UPDATE 1-Sunoco, Phila. refinery workers in tentative deal
* Sunoco, USW ink tentative labor deal for Philly refinery
* Labor union to vote on deal Monday
By Janet McGurty
NEW YORK, June 27 (Reuters) - Sunoco Inc reached a tentative labor agreement with members of the United Steelworkers union at its Philadelphia refinery late Tuesday, sources familiar with the situation said, moving a joint venture with Carlyle Group to keep the refinery operating one step closer to fruition.
Details of the agreement between the USW and the company were not released. A union ratification vote on the deal is planned for Monday. A Sunoco spokesman was not immediately available for comment.
The 335,000-barrel-per-day (bpd) refinery is the largest on the U.S. East Coast. A deal between Sunoco and Carlyle is aimed at saving the refinery -- the nation's longest continuously operating plant -- from closing, easing fears of a potential fuel shortage this summer.
The labor deal affects about 650 hourly workers at the plant, which employs 1,000 other workers. The refinery also can employ as many as 1,000 independent contractors during times of peak maintenance.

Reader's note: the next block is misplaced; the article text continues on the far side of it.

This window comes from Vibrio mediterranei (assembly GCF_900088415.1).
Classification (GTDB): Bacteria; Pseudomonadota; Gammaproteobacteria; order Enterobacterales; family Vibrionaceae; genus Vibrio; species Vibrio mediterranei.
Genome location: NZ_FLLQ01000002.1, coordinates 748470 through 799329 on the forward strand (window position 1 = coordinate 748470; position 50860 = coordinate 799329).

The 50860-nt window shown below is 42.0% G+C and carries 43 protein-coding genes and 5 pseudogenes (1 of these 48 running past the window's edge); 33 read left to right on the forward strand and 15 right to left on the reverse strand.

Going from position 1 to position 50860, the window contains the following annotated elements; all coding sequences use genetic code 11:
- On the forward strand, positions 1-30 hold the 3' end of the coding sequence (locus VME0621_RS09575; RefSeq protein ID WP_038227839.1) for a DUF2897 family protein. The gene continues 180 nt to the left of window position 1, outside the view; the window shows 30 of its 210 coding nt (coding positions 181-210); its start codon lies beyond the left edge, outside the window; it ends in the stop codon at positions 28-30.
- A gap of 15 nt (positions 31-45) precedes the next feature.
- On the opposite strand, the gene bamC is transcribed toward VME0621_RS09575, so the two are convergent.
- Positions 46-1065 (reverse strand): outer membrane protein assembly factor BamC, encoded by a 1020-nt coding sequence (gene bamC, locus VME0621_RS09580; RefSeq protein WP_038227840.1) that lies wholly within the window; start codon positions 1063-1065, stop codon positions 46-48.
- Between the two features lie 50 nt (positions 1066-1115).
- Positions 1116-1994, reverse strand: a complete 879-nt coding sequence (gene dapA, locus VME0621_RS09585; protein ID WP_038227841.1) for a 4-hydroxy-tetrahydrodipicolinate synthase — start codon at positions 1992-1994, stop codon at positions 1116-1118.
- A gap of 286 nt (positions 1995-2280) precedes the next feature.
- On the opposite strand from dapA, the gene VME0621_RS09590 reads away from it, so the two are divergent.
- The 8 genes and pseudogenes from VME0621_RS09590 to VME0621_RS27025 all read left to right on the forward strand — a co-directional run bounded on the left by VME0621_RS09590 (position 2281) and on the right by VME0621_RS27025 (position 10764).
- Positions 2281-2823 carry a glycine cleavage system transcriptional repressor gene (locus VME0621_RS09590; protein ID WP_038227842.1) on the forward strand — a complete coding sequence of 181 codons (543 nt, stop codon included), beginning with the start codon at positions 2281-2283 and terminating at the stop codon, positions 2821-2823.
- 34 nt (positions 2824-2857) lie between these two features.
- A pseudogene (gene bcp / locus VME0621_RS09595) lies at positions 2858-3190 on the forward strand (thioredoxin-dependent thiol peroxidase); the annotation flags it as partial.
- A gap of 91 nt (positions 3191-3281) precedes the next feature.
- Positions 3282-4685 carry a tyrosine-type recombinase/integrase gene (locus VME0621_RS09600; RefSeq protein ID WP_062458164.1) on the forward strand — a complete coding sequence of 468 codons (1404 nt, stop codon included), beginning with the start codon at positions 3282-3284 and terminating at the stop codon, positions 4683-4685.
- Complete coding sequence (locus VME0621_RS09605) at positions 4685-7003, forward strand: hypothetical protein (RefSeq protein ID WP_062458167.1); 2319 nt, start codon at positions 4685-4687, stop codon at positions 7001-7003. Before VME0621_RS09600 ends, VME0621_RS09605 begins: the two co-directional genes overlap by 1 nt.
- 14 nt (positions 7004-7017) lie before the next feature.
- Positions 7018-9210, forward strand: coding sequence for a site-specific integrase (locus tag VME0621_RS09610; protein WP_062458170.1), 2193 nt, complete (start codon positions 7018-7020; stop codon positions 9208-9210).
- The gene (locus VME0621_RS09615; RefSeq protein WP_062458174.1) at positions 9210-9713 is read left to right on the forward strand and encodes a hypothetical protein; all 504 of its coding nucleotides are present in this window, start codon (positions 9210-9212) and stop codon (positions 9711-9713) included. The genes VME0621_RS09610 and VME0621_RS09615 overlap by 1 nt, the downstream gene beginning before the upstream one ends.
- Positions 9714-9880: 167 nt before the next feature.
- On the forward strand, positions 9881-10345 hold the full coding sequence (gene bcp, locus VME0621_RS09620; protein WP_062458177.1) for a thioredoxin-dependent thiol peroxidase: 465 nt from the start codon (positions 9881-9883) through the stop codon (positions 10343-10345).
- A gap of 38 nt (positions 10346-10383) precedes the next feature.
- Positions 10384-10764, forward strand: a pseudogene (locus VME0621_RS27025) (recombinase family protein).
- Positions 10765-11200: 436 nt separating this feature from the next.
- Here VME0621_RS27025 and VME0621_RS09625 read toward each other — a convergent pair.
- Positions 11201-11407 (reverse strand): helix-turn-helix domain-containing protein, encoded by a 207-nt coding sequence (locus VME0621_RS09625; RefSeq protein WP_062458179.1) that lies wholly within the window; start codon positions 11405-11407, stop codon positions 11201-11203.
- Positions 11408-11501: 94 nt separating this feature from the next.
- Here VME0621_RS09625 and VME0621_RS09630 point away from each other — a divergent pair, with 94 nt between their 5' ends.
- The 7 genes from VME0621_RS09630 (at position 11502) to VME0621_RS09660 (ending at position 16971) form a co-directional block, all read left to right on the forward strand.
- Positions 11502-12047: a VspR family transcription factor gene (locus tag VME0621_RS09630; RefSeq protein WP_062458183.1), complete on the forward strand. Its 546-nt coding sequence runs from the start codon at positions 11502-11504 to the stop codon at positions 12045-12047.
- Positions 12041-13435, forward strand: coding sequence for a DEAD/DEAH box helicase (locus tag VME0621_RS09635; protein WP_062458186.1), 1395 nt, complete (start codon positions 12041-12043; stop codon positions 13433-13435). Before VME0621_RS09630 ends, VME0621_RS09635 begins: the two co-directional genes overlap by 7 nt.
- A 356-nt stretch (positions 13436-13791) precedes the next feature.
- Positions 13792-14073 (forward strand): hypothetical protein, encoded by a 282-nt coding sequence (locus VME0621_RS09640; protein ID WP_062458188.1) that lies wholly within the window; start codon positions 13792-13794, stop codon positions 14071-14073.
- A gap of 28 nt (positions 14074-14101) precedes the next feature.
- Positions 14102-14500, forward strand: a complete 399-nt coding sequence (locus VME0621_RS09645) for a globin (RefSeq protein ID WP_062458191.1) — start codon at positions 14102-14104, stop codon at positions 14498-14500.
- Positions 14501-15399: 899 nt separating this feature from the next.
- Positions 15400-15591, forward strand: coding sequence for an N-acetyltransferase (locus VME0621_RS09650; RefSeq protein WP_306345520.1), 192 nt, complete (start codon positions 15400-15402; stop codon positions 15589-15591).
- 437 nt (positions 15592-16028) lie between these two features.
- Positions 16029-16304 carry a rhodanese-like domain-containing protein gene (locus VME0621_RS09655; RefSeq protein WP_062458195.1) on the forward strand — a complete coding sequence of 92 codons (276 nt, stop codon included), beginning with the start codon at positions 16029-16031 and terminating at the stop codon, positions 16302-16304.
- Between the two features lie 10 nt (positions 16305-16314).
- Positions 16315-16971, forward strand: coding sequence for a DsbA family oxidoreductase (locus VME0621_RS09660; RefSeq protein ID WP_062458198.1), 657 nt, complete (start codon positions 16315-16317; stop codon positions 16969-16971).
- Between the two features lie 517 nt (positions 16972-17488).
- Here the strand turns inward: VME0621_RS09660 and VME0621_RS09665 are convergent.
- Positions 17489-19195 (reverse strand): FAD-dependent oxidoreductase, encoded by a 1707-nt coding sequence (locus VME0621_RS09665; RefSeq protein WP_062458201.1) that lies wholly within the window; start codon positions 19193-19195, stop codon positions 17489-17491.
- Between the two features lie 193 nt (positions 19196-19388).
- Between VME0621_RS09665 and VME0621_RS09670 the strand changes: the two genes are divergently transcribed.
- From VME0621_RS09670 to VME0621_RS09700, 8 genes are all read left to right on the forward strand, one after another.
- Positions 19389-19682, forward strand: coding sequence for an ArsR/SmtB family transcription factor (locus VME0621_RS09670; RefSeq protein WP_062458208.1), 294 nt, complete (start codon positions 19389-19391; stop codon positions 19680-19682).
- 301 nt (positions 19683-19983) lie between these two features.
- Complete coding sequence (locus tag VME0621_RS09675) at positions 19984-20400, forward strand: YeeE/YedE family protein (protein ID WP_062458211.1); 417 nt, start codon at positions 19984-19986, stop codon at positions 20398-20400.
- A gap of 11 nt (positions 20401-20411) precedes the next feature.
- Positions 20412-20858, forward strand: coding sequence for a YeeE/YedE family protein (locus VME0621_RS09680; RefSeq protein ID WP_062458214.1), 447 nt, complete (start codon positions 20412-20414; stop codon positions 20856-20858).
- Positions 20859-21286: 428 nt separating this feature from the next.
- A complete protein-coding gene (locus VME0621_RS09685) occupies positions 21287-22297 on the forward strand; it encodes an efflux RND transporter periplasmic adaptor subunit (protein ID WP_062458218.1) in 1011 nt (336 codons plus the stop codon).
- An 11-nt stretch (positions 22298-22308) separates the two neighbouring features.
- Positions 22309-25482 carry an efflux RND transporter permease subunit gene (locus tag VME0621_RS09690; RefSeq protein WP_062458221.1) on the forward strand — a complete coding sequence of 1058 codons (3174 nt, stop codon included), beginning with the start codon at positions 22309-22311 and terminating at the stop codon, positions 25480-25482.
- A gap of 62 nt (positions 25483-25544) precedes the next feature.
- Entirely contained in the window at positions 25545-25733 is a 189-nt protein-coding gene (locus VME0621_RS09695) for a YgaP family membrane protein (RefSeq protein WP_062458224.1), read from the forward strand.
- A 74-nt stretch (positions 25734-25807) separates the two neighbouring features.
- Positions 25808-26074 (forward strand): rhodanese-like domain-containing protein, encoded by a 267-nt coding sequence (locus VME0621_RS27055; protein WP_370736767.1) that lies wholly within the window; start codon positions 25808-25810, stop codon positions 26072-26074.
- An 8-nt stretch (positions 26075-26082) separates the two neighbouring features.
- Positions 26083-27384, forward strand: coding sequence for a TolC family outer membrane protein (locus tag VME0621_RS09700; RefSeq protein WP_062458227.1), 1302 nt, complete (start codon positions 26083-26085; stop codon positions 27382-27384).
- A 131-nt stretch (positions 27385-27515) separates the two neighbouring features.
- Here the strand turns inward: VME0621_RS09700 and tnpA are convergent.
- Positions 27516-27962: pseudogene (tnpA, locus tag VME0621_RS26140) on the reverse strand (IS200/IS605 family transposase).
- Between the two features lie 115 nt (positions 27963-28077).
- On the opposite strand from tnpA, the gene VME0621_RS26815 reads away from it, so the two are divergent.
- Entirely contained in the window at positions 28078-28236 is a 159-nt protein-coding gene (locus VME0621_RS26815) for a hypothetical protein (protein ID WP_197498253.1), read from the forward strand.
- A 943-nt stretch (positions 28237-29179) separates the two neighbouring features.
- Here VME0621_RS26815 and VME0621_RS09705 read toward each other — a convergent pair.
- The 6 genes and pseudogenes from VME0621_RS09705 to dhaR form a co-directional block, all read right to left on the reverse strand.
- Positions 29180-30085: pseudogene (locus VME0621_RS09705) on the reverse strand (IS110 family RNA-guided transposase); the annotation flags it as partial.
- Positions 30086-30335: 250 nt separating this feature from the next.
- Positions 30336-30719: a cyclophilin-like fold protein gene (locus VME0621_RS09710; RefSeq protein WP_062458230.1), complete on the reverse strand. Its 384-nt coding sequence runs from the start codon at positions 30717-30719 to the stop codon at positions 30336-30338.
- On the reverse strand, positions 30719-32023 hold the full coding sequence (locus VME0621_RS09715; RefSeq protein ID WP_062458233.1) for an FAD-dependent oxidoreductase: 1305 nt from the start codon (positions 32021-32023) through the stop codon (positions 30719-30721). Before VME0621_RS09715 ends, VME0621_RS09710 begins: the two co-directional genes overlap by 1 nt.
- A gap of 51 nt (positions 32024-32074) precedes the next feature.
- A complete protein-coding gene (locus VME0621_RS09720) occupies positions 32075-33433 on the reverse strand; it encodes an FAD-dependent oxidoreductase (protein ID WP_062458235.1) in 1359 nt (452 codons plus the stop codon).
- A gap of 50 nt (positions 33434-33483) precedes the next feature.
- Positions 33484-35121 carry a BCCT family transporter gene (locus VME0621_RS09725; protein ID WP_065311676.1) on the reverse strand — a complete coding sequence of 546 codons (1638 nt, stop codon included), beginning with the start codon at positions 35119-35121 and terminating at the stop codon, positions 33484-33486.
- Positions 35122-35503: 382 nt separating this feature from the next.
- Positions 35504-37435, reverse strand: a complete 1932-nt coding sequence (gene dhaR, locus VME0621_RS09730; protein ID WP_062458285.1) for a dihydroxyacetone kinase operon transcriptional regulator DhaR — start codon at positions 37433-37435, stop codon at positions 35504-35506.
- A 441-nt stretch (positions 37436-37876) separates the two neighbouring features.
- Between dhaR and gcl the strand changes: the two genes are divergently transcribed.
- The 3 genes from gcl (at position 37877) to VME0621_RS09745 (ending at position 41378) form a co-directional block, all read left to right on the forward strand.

Sunoco, which was poised to shut the plant in July if it did not find a buyer, extended the deadline until August. If one cannot be reached by then, it will idle the main processing units.
Under a deal with Carlyle, Sunoco would put the refinery assets into the joint venture in exchange for a non-operating minority interest in the venture.
Carlyle would contribute cash, hold the majority interest and oversee day-to-day operations.
Sunoco has not disclosed financial terms, and officials suggested they were still counting on support from the national, state and local governments before sealing a deal.
Sources familiar with the situation have said environmental issues regarding the sale have been worked out.
They said that the parties are still waiting to see what kind of aid the joint venture would receive from the state.
Recently, Shell was offered up to $1.7 billion in tax breaks to build an ethane cracker in the center of the state to process local Marcellus shale oil and natural gas.
Oil markets are closely watching the fate of the refinery, one of three in a 12-mile radius near Philadelphia that are threatened with closure. One has already been saved and one is unlikely to be.
Last week, Delta Air Lines Inc inked a deal with Phillips 66 to buy the shuttered 185,000-bpd Trainer refinery in a bid to keep a lid on fuel costs. The deal received $30 million from local lawmakers.
Planned maintenance at Trainer and an expansion of jet fuel making capabilities will begin next week, with fuel production expected in September.
The third regional refinery -- Sunoco's 178,000-bpd shuttered plant in Marcus Hook -- is not expected to be sold as a refinery. A study on use of the site by a regional planning group is expected to be released later on Wednesday.
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